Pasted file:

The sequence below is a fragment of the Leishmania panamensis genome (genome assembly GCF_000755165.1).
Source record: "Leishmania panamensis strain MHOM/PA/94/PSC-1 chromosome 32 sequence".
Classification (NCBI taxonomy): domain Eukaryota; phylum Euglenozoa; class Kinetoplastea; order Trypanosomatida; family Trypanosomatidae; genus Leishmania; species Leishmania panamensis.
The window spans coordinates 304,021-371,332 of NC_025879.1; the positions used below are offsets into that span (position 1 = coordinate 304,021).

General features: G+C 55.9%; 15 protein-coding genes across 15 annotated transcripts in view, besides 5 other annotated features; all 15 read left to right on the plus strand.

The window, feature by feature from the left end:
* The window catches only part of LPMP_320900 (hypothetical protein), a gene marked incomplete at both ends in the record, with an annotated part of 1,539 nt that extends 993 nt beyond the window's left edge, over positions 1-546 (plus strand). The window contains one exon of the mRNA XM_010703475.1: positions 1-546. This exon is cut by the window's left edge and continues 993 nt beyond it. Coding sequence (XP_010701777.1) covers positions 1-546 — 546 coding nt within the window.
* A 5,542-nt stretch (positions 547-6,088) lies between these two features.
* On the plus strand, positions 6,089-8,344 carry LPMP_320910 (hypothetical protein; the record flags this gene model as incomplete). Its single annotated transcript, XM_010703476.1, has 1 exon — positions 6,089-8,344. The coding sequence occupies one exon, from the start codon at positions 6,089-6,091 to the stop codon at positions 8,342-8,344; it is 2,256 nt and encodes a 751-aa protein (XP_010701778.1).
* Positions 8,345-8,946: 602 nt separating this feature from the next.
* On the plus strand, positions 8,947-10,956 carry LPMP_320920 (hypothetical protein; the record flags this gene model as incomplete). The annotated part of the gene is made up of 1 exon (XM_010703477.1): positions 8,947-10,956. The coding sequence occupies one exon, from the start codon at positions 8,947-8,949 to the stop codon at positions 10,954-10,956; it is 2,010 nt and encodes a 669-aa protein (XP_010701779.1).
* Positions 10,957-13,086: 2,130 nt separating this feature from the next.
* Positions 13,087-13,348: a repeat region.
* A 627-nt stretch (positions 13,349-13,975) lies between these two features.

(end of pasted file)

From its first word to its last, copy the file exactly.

The sequence below is a fragment of the Leishmania panamensis genome (genome assembly GCF_000755165.1).
Source record: "Leishmania panamensis strain MHOM/PA/94/PSC-1 chromosome 32 sequence".
Classification (NCBI taxonomy): domain Eukaryota; phylum Euglenozoa; class Kinetoplastea; order Trypanosomatida; family Trypanosomatidae; genus Leishmania; species Leishmania panamensis.
The window spans coordinates 304,021-371,332 of NC_025879.1; the positions used below are offsets into that span (position 1 = coordinate 304,021).

General features: G+C 55.9%; 15 protein-coding genes across 15 annotated transcripts in view, besides 5 other annotated features; all 15 read left to right on the plus strand.

The window, feature by feature from the left end:
* The window catches only part of LPMP_320900 (hypothetical protein), a gene marked incomplete at both ends in the record, with an annotated part of 1,539 nt that extends 993 nt beyond the window's left edge, over positions 1-546 (plus strand). The window contains one exon of the mRNA XM_010703475.1: positions 1-546. This exon is cut by the window's left edge and continues 993 nt beyond it. Coding sequence (XP_010701777.1) covers positions 1-546 — 546 coding nt within the window.
* A 5,542-nt stretch (positions 547-6,088) lies between these two features.
* On the plus strand, positions 6,089-8,344 carry LPMP_320910 (hypothetical protein; the record flags this gene model as incomplete). Its single annotated transcript, XM_010703476.1, has 1 exon — positions 6,089-8,344. The coding sequence occupies one exon, from the start codon at positions 6,089-6,091 to the stop codon at positions 8,342-8,344; it is 2,256 nt and encodes a 751-aa protein (XP_010701778.1).
* Positions 8,345-8,946: 602 nt separating this feature from the next.
* On the plus strand, positions 8,947-10,956 carry LPMP_320920 (hypothetical protein; the record flags this gene model as incomplete). The annotated part of the gene is made up of 1 exon (XM_010703477.1): positions 8,947-10,956. The coding sequence occupies one exon, from the start codon at positions 8,947-8,949 to the stop codon at positions 10,954-10,956; it is 2,010 nt and encodes a 669-aa protein (XP_010701779.1).
* Positions 10,957-13,086: 2,130 nt separating this feature from the next.
* Positions 13,087-13,348: a repeat region.
* A 627-nt stretch (positions 13,349-13,975) lies between these two features.